"It got to the point where I couldn't sleep at night," says Kelley. "If I had to write a song called 'Trick My Tractor' that's an R&B/country mash-up because that's the demographic that's happening now, I was gonna kill myself. I would come off a session, go home and write another song on my own, just to feel good about myself." Kelley finally decided to chuck it all. He walked out of the publishing gig and traveled to Guatemala, where he helped raise funds and created a music education program for orphans, before returning to the States. In short order, he traded his suburban digs for a 1977 Dodge Mobile Traveler RV ("It had the orange shag and wood paneling everywhere, man!") and sat down to write. "Once I left publishing," he explains, "my life went from comfort in the physical and material to just bare-bones. My food and nourishment became what I was creating in this music. In a way, I'd jumped off a cliff; my overhead for a month was probably 50 bucks, but it bought me freedom."
Woodshedding, Kelley began, as he says, "digging in": writing, refining and shaping songs from the considerable experience he'd amassed in his 20-something years. And, miraculously, the musicians who would help him put it all into the grooves came forward, three generations of them. They include engineer/producer Neal Cappellino, whose credits include a Grammy® for engineering on Alison Krauss' 2011 album Paper Airplane and work with Joan Osborne and Del McCoury; legendary Memphis picker Reggie Young (Elvis, Dusty Springfield); background vocalist Bekka Bramlett (Joe Cocker, Fleetwood Mac); Brad Pemberton (The Cardinals, Brendan Benson); Jon Graboff (The Cardinals, Noel Gallagher); Dave Jacques (John Prine, Emmylou Harris) and fellow recording artist Gabe Dixon (Paul McCartney, Supertramp). Kelley supplies guitar and harmonica.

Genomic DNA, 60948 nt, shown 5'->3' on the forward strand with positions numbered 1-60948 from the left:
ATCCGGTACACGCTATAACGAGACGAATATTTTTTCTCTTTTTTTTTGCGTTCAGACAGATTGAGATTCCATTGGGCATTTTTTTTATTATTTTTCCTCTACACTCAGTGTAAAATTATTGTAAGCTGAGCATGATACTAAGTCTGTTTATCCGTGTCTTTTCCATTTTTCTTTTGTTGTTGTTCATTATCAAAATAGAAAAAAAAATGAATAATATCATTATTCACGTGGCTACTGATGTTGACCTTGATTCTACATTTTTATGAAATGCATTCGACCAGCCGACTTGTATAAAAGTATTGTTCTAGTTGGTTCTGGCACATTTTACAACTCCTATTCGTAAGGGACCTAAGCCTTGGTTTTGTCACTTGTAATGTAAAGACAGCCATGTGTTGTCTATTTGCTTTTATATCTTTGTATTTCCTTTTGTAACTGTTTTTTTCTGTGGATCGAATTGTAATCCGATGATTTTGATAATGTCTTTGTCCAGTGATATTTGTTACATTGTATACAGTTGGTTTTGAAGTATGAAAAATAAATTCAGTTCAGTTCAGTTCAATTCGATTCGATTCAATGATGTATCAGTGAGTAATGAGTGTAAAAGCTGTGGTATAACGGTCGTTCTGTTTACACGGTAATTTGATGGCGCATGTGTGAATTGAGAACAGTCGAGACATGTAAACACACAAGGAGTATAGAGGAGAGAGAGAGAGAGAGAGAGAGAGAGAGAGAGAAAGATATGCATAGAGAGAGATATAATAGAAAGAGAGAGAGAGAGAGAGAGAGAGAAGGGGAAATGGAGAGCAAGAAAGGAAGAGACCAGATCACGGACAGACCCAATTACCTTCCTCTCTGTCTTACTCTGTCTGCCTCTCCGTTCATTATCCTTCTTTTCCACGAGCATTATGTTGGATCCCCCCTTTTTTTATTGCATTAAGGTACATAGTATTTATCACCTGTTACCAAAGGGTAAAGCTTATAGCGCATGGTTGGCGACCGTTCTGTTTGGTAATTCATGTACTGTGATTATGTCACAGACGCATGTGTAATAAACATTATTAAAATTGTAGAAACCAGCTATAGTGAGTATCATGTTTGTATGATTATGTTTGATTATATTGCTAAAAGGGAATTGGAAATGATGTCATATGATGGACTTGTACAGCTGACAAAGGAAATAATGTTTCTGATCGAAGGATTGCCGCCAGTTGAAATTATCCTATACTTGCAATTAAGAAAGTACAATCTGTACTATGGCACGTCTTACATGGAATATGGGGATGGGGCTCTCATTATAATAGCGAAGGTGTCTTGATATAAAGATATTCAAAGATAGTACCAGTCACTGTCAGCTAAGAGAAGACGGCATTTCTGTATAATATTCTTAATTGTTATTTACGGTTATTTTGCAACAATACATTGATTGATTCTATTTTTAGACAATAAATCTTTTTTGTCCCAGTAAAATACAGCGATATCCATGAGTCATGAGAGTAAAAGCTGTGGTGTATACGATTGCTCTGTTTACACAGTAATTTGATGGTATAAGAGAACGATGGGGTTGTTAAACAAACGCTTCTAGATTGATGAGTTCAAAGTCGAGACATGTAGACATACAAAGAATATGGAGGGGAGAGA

"We tracked all the songs in about four or five days," recalls Kelley, "all together in a room. At most, we did five takes of a song, sometimes two." Over the next several months, he and Cappellino brought in select musicians to add strings and various other instrumentation to augment and support the basic tracks captured live in the studio on such cuts as "How Come," the stark ballad "When Is Enough," the genuinely funky "Only Thing to Do" and the slightly Van Morrison-ish "Faith."